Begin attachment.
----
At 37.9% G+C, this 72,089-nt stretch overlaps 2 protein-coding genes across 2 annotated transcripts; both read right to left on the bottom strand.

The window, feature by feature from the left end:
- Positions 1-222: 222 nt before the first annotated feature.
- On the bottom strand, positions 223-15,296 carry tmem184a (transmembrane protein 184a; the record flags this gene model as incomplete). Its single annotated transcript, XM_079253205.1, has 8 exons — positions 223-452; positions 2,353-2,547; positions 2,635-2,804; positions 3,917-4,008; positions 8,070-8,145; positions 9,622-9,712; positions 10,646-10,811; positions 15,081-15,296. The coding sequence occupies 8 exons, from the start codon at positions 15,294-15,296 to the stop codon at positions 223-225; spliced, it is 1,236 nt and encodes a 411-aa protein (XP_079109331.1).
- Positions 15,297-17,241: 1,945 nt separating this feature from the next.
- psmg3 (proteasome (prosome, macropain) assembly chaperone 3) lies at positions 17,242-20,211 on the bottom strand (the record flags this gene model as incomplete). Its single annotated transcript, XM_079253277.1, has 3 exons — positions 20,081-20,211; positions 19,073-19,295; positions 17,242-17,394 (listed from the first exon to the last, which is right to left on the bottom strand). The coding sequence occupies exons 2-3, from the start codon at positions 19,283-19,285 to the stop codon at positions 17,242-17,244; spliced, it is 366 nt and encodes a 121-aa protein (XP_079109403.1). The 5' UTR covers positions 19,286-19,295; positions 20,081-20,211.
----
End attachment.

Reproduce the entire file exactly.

At 37.9% G+C, this 72,089-nt stretch overlaps 2 protein-coding genes across 2 annotated transcripts; both read right to left on the bottom strand.

The window, feature by feature from the left end:
- Positions 1-222: 222 nt before the first annotated feature.
- On the bottom strand, positions 223-15,296 carry tmem184a (transmembrane protein 184a; the record flags this gene model as incomplete). Its single annotated transcript, XM_079253205.1, has 8 exons — positions 223-452; positions 2,353-2,547; positions 2,635-2,804; positions 3,917-4,008; positions 8,070-8,145; positions 9,622-9,712; positions 10,646-10,811; positions 15,081-15,296. The coding sequence occupies 8 exons, from the start codon at positions 15,294-15,296 to the stop codon at positions 223-225; spliced, it is 1,236 nt and encodes a 411-aa protein (XP_079109331.1).
- Positions 15,297-17,241: 1,945 nt separating this feature from the next.
- psmg3 (proteasome (prosome, macropain) assembly chaperone 3) lies at positions 17,242-20,211 on the bottom strand (the record flags this gene model as incomplete). Its single annotated transcript, XM_079253277.1, has 3 exons — positions 20,081-20,211; positions 19,073-19,295; positions 17,242-17,394 (listed from the first exon to the last, which is right to left on the bottom strand). The coding sequence occupies exons 2-3, from the start codon at positions 19,283-19,285 to the stop codon at positions 17,242-17,244; spliced, it is 366 nt and encodes a 121-aa protein (XP_079109403.1). The 5' UTR covers positions 19,286-19,295; positions 20,081-20,211.